Sunday, February 2, 2014

Intro to Nutrition Final Project

For those who normally read my blog the following post is a final project for an Introduction to Nutrition class that is wrapping up this week.  Hopefully the information in this blog will help others as they move forward to better health and nutrition.

Nutrition and Disease
Nutrition and disease go hand-in-hand.  A person cannot sustain poor nutrition without seeing breakdown and disease in one form or another at some point during his lifetime.  Without proper nutritional habits the body is unable to regenerate and grow in a healthy manner.  Malnutrition is commonly thought to be only for those who are underweight.  "Malnutrition includes deficiencies, imbalances, and excesses of nutrients, alone or in combination, any of which can take a toll on health over time" (Sizer & Whitney, 2012, p. 2).  A person can be overweight and still be malnourished.  Many diseases are directly impacted by the level of nutrition a person consumes.  Although some diseases are affected by genetics, even those diseases can be held at bay with proper nutrition.  Cardiovascular disease is one of those diseases.  A diet that is low in saturated fat, trans fats and cholesterol can help prevent cardiovascular problems.  A study that involved women with various lifestyle habits like smoking and drinking alcohol, set controls with different eating habits.  One group ate mostly meats and the other ate mostly fruits and vegetables.  "Strikingly, an additive effect of nutrition was found for every risk factor identified, whether or not nutrition related, or a matter of lifestyle like smoking, or even largely genetically determined as by family history" (Zyriax, Boeing, & Windler, 2005).  Osteoporosis is another disease that is greatly impacted by the amount of calcium a person takes in.  Many people suffer from diabetes.  Although medication is readily available to control diabetes there is much research available that gives way to diabetes being preventable or kept under control by proper nutrition and excercise.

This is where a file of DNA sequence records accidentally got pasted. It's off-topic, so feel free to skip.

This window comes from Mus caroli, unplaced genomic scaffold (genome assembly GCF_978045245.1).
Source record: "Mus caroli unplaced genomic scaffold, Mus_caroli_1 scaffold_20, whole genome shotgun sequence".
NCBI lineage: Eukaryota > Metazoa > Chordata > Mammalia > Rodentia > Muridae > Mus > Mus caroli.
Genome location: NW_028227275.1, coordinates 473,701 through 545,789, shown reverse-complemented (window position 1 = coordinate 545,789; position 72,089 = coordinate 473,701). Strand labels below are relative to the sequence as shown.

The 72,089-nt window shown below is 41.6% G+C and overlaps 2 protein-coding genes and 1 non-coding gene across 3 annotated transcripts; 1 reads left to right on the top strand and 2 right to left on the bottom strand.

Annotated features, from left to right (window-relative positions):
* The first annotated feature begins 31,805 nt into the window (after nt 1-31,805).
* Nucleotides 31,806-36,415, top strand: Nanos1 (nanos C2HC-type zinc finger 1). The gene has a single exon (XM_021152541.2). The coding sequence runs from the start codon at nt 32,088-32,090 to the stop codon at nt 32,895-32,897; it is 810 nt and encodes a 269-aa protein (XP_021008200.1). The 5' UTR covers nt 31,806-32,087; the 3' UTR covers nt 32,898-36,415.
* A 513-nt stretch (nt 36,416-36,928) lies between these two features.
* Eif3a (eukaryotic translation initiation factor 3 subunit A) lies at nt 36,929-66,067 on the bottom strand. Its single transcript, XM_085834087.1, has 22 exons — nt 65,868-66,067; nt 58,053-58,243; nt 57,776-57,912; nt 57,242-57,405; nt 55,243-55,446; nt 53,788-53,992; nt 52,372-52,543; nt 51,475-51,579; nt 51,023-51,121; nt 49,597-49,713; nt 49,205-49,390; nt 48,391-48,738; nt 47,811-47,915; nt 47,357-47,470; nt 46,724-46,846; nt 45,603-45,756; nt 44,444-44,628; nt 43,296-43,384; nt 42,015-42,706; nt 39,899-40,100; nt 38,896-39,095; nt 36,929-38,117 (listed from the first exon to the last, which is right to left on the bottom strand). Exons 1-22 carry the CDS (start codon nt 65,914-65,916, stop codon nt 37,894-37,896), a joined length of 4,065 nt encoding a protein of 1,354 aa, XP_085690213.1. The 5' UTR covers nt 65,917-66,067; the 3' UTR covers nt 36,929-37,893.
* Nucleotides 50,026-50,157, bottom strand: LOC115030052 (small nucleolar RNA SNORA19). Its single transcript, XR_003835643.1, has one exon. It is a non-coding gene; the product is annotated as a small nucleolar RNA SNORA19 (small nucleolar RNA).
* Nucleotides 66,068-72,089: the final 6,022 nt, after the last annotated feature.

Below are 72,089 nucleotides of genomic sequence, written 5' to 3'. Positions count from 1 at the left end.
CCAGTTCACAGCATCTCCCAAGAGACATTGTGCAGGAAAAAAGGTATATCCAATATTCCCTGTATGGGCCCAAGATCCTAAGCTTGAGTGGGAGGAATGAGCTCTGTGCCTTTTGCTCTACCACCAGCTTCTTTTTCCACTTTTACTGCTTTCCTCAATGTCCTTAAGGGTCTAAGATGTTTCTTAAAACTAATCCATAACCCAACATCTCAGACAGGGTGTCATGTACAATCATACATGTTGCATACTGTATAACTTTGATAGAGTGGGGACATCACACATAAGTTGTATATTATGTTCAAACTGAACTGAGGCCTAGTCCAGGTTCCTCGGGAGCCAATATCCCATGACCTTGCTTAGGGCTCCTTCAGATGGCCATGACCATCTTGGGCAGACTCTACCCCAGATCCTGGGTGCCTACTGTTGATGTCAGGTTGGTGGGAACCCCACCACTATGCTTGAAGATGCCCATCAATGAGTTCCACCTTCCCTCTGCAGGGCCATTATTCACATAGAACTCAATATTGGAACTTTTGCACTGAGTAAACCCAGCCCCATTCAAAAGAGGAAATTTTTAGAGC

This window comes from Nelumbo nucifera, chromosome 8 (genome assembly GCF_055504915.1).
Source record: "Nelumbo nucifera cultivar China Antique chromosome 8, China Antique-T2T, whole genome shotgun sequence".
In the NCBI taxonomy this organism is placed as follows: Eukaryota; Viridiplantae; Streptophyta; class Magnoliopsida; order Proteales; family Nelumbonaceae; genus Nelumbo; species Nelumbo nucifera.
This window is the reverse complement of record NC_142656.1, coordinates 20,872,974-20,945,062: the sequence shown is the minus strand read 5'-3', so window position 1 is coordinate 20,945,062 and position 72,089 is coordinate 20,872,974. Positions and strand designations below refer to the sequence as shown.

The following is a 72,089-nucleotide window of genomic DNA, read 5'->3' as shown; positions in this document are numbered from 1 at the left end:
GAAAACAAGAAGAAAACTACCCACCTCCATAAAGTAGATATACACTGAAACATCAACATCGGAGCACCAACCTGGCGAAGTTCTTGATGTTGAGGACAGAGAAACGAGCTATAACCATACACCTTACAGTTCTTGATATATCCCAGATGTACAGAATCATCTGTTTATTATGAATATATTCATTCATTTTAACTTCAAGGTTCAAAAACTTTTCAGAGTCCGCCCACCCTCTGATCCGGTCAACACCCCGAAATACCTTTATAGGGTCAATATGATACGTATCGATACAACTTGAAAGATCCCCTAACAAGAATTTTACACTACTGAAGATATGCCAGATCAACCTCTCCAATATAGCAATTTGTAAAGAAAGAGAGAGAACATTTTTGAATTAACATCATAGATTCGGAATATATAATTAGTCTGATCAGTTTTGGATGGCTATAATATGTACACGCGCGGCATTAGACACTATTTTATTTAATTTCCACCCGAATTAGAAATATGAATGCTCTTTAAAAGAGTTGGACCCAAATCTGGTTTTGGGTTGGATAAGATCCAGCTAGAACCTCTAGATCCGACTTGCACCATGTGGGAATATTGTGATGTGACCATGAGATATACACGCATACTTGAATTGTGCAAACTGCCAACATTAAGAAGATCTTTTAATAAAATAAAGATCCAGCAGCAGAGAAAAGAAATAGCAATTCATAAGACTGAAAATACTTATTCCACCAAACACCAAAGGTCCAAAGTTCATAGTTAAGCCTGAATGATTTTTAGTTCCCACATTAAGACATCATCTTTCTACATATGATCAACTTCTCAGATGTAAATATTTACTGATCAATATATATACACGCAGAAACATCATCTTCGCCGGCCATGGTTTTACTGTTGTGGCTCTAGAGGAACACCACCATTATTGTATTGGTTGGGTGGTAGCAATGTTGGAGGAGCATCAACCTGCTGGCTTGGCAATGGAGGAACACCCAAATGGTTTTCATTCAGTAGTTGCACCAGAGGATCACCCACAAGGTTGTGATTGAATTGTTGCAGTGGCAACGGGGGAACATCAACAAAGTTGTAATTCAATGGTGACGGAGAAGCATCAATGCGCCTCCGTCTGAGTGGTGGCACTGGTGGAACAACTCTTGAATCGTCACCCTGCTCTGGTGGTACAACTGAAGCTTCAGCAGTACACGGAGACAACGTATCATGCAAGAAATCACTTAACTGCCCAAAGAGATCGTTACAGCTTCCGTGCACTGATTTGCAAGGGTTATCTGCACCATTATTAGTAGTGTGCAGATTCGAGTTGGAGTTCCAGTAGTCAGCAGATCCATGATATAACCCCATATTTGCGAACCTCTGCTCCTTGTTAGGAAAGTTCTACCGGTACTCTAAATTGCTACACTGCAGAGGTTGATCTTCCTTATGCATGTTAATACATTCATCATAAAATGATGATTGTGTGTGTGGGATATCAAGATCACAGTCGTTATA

A Healthy Diet
Most people know the basic components of a healthy diet.  They have a general knowledge of what they should eat and probably an even greater knowledge of what they should not eat.  Charts and graphs of proper nutritional recommendations are readily available for people to view.  Food selections purchased at the store have nutritional information printed on the packaging.  Unfortunately the information can be confusing and oftentimes very misleading.   The U.S. Department of Agriculture gives their recommendations for proper nutrition for Americans.  This information is available for people starting at age two.  Obviously, the amount of calories and types of food is dependent on the type of lifestyle a person lives.  A sedentary lifestyle requires far less calories than an athlete would need.  A healthy diet contains fresh fruits and vegetables, whole grains and protein.  If that protein comes from animals it needs to be lean meats.  Dairy products should be low fat and oils should be unsaturated.  Solid fats and foods with added sugars should be mostly avoided and only consumed occasionally for treats.  Although many Americans know what to eat, actually eating as recommended can be extremely difficult.  Food choices are often selected more from convenience than from need.  In the fast paced lifestyle that many people maintain, it is not always easy to have a well-rounded meal.  Fast food stops and quick snacks have become the norm for many Americans.  Preparing a healthy meal can seem time consuming, therefore people run through the drive-thru to help save valuable time.  All the while, they are greatly contributing to the promotion of disease within the body. 
Factors that Drive Food Choices